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Pierre_Henri

​The Griqua Coinage Time Line

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Pierre_Henri

The Griqua Coinage Time Line

 

John Campbell visited the Griqua for the first time in August 1813 and discussed the issuing of coins.

 

In May 1814, Campbell’s report on his findings was delivered at the Missionaries Societies annual meeting in London.

 

In May 1815, at the annual meeting of the Missionaries Societies in London, the Griqua coinage is not mentioned (as far as I can find out).

 

In May 1816, it is reported that the Directors of the Missionary Society are procuring coinage for the Griquas. The report focussed on the year 1815 up to the first months of 1816.

 

From this I deduce that the procurement process happened between May 1815 and May 1816.

 

During this period, there were at least two items that were procured by the London Missionary Society for Griquatown, being the coins and a printing press. By May 1817, the printing press was already in operation at the mission. The coins could have been sent with the printing press but we do not have proof of that.

 

In August 1820 Campbell had a discussion at Griquatown regarding the passing of the coins in the Cape Colony (the missionaries told Campbell that if it would pass in the colony the Griquas would readily take it). It was probably during this meeting that “Campbell thought that Br Anderson had dispersed the silver pieces at too cheap rate” and Helm ask Campbell to let him know ”the real value of a piece of each” which Campbell promised to do. (We do have further correspondence in this regard)

 

In June 1821, some of the coins were already dispersed to the Griqua by the Missionary Anderson

 

Anderson left Griquatown in February 1820 so the coins were dispersed before that date.

 

So the coins must have been delivered to the Griquas after May 1815 but before February 1820.

If one looks at the time lines Parson gave in his Booklet in 1927 (that have been so vilified by Scott Balson) one would see that NOTHING that Parsons says in terms of dates, contradicts with the above.

 

Parsons says Campbell visited Griquatown (Klaarwater then) in 1813 – that is correct

 

Parsons says that Campbell returned to England in 1814 – that is correct

 

Parsons says that the coins were send to South Africa in two consignments in 1815 and 1816. We know that the coins were delivered to the Griquas after May 1815 but before February 1820. So Parsons cannot be wrong when he gave those dates. If Parsons said the coins were sent BEFORE 1815 of AFTER 1820, then he would have been wrong.

 

What does Balson says about the dates? – click here and see the notes and comments in red –

 

http://www.tokencoins.com/parsons/

 

Firstly Balson says that there are no records that the coins were minted in 1815/16. Balson lies. It was exactly during this period that the Missionary Society’s report on 10 May 1816 clearly states that “the Directors are now procuring for them a coinage of silver tokens”.

 

Secondly, Balson states “In fact Schoeman's research shows that the London Missionary Society were talking about having silver tokens issued in 1817 because there was no money in Griquatown at that time

 

How can one respond to absolute nonsense like this – where Balson got this crap from only he will know? Nobody EVER said anything about the tokens being issued in 1817. And Balson attacks Parsons for spreading lies?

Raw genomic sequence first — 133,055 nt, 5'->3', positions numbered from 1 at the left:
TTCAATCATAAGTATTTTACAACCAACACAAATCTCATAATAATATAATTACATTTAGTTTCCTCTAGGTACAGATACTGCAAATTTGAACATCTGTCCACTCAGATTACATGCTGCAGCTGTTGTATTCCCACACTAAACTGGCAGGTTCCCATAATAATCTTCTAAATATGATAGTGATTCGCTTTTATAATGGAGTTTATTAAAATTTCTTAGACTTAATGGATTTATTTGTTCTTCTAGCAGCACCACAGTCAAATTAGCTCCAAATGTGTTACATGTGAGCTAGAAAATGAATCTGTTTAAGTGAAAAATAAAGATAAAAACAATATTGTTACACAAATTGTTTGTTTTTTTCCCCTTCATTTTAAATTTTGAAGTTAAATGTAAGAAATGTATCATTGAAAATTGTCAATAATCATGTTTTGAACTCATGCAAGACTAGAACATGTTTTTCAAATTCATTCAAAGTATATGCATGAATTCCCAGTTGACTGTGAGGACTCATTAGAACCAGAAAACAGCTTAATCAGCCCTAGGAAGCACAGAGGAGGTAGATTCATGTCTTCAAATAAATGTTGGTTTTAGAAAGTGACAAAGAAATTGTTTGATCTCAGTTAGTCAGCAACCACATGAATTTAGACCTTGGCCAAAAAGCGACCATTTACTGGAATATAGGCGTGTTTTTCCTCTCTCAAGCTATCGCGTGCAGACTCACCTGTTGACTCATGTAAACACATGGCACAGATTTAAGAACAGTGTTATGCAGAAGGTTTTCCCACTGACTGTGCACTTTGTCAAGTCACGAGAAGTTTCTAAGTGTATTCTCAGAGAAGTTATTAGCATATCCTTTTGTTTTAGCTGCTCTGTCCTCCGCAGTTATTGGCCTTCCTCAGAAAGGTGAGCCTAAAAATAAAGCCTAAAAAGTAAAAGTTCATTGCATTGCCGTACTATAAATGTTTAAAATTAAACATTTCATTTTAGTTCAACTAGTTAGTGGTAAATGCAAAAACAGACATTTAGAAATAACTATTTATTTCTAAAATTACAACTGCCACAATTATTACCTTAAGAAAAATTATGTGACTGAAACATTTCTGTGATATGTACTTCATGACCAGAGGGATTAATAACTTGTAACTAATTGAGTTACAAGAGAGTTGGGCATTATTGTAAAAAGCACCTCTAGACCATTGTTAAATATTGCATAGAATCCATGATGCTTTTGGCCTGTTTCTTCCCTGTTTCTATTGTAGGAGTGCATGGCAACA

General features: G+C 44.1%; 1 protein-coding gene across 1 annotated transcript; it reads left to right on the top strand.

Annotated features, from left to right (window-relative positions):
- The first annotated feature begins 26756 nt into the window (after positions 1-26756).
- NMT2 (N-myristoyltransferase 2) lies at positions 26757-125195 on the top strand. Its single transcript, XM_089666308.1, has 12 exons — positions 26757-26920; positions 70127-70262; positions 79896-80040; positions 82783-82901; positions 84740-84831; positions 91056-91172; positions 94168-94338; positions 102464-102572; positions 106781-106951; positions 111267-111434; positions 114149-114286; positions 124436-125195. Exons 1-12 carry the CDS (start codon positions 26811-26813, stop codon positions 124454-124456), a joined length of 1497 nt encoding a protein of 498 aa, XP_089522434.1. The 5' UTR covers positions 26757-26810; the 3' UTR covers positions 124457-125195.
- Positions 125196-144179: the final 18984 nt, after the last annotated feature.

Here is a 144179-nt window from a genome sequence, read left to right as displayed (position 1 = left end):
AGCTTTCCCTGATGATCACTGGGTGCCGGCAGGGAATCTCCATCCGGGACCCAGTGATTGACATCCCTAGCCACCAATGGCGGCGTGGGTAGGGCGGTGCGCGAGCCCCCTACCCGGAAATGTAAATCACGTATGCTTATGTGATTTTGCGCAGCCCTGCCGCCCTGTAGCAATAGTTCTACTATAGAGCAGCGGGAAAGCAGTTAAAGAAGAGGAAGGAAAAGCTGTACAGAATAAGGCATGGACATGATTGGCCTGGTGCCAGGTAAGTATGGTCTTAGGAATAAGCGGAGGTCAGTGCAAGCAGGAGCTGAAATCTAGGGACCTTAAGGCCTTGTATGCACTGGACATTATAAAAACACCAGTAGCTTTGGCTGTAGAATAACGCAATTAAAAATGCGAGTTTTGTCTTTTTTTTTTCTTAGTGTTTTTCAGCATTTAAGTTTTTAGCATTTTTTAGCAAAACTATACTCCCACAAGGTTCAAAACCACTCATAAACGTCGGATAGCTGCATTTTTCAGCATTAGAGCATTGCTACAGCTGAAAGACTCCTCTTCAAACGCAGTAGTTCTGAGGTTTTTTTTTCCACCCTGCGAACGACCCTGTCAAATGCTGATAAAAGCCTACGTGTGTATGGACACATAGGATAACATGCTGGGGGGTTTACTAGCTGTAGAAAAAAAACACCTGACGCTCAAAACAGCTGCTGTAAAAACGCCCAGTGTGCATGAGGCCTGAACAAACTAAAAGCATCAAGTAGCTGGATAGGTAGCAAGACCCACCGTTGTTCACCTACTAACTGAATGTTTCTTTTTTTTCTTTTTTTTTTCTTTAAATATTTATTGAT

In the past 90 years since Parsons wrote his booklet on Griqua Coinage, NOT ONE SINGLE piece of information has come to light disapproving his statements – literately nothing.

 

Balson lies have catapulted early South African numismatics back into the dark ages. But do not underestimate him. His nonsense about the Griqua pieces has caught on and are believed by respected companies like Stanley Gibbons (who are primarily stamp dealers) that has recently stated that (hold your breath) the Griqua coinage…

 

“… Were made in London around 1815 but probably never got to South Africa until around 1820 or after when they were brought over by the Rev. John Campbell. By that time the reasons for their use had gone - or at least, the Griqua refused to accept them having got used to the larger silver Dutch Rijksdaalders…”

 

How does one respond to this? No such coin as a Rijksdaalder existed at the time or for generations before that time.

 

Guess where Stanley Gibbons got their nonsense regarding the Griqua coinage from?

 

Balson has now also tried to infiltrate mediums like Wikipedia with his nonsense regarding the Griqua coinage but lucky they have shown him the door. So has BidorBuy who has banned him and so has EBay

 

See here

 

http://www.network54.com/Forum/169329/thread/1177587602/last-1177587602/Scott+Balson+-+Australia

 

It will be a very long road to rebuild the credibility of the Griqua pieces again, but 5 stars to the SA Mint who have just issued the 200-year (1815-2015) commemorative Griqua R5.

 

Pierre

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Mike Klee

I also found it confusing re references to Dutch Rijksdaalders or rix dollars. Going through Government Proclamations from 1806 to 1825, one is struck by the frequent reference to rix dollars - mostly referring to rix dollars which needed to be removed from circulation because they were discoloured/worn out/ stained/ unuseable, together with notices re the printing of replacements for the same. The amounts involved are huge.

 

In other words, the rix dollars in circulating at the Cape between 1806 and 1825 was paper money.

 

There had been large silver coins in circulation, but by the early 1800's there was such a shortage here of silver coinage that the Governor prohibited the export of such specie from the Cape - the most common silver specie circulating at this locality being..... Spanish pieces of eight.

Edited by Mike Klee

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Pierre_Henri

As a matter of interest, in 1940 some Griqua pieces were examined by J.T. Becklake, who was the last Deputy Master of the Royal Mint Pretoria & the First Director of the South African Mint. His findings were published years later in July 1955 in the first issue of De Nummis, the journal of the Transvaal Numismatic Society.

 

He compared the weights, diameters and thickness of the Griqua token coins that were in the collections of the Mint in Pretoria, Spink in London, the Africana Museum in Johannesburg and a private Transvaal collector, Mr. Roos, to whom he refers to as the late Mr. Roos, who must have died before 1940.